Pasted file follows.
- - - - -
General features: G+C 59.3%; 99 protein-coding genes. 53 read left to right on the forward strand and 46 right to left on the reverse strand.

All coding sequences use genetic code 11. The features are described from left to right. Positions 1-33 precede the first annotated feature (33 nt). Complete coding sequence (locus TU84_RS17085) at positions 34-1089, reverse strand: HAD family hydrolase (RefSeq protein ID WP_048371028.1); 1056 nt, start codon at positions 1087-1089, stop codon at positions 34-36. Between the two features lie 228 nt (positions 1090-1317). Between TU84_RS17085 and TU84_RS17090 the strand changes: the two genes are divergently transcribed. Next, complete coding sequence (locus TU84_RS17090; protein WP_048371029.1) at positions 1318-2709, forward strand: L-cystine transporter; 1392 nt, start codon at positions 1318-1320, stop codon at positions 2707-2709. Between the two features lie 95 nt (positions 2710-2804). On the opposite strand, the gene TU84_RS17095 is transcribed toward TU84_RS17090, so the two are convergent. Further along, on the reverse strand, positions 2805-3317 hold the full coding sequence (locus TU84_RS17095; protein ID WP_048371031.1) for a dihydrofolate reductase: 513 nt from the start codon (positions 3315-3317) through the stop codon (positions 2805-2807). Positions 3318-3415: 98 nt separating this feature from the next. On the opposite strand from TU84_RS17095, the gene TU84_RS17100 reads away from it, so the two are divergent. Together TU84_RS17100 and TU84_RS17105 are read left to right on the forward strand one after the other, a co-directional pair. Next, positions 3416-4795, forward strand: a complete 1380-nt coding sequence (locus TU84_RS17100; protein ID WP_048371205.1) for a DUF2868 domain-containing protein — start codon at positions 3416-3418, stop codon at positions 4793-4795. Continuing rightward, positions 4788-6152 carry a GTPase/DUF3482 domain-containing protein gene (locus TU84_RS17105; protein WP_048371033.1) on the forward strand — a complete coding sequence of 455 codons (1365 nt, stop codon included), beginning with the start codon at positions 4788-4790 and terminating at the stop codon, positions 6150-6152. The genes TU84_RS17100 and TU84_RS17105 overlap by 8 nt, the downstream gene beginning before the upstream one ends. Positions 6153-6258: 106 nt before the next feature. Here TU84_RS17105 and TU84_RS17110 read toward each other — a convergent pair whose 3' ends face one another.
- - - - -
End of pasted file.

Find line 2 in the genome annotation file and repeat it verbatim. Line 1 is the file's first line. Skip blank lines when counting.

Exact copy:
All coding sequences use genetic code 11. The features are described from left to right. Positions 1-33 precede the first annotated feature (33 nt). Complete coding sequence (locus TU84_RS17085) at positions 34-1089, reverse strand: HAD family hydrolase (RefSeq protein ID WP_048371028.1); 1056 nt, start codon at positions 1087-1089, stop codon at positions 34-36. Between the two features lie 228 nt (positions 1090-1317). Between TU84_RS17085 and TU84_RS17090 the strand changes: the two genes are divergently transcribed. Next, complete coding sequence (locus TU84_RS17090; protein WP_048371029.1) at positions 1318-2709, forward strand: L-cystine transporter; 1392 nt, start codon at positions 1318-1320, stop codon at positions 2707-2709. Between the two features lie 95 nt (positions 2710-2804). On the opposite strand, the gene TU84_RS17095 is transcribed toward TU84_RS17090, so the two are convergent. Further along, on the reverse strand, positions 2805-3317 hold the full coding sequence (locus TU84_RS17095; protein ID WP_048371031.1) for a dihydrofolate reductase: 513 nt from the start codon (positions 3315-3317) through the stop codon (positions 2805-2807). Positions 3318-3415: 98 nt separating this feature from the next. On the opposite strand from TU84_RS17095, the gene TU84_RS17100 reads away from it, so the two are divergent. Together TU84_RS17100 and TU84_RS17105 are read left to right on the forward strand one after the other, a co-directional pair. Next, positions 3416-4795, forward strand: a complete 1380-nt coding sequence (locus TU84_RS17100; protein ID WP_048371205.1) for a DUF2868 domain-containing protein — start codon at positions 3416-3418, stop codon at positions 4793-4795. Continuing rightward, positions 4788-6152 carry a GTPase/DUF3482 domain-containing protein gene (locus TU84_RS17105; protein WP_048371033.1) on the forward strand — a complete coding sequence of 455 codons (1365 nt, stop codon included), beginning with the start codon at positions 4788-4790 and terminating at the stop codon, positions 6150-6152. The genes TU84_RS17100 and TU84_RS17105 overlap by 8 nt, the downstream gene beginning before the upstream one ends. Positions 6153-6258: 106 nt before the next feature. Here TU84_RS17105 and TU84_RS17110 read toward each other — a convergent pair whose 3' ends face one another.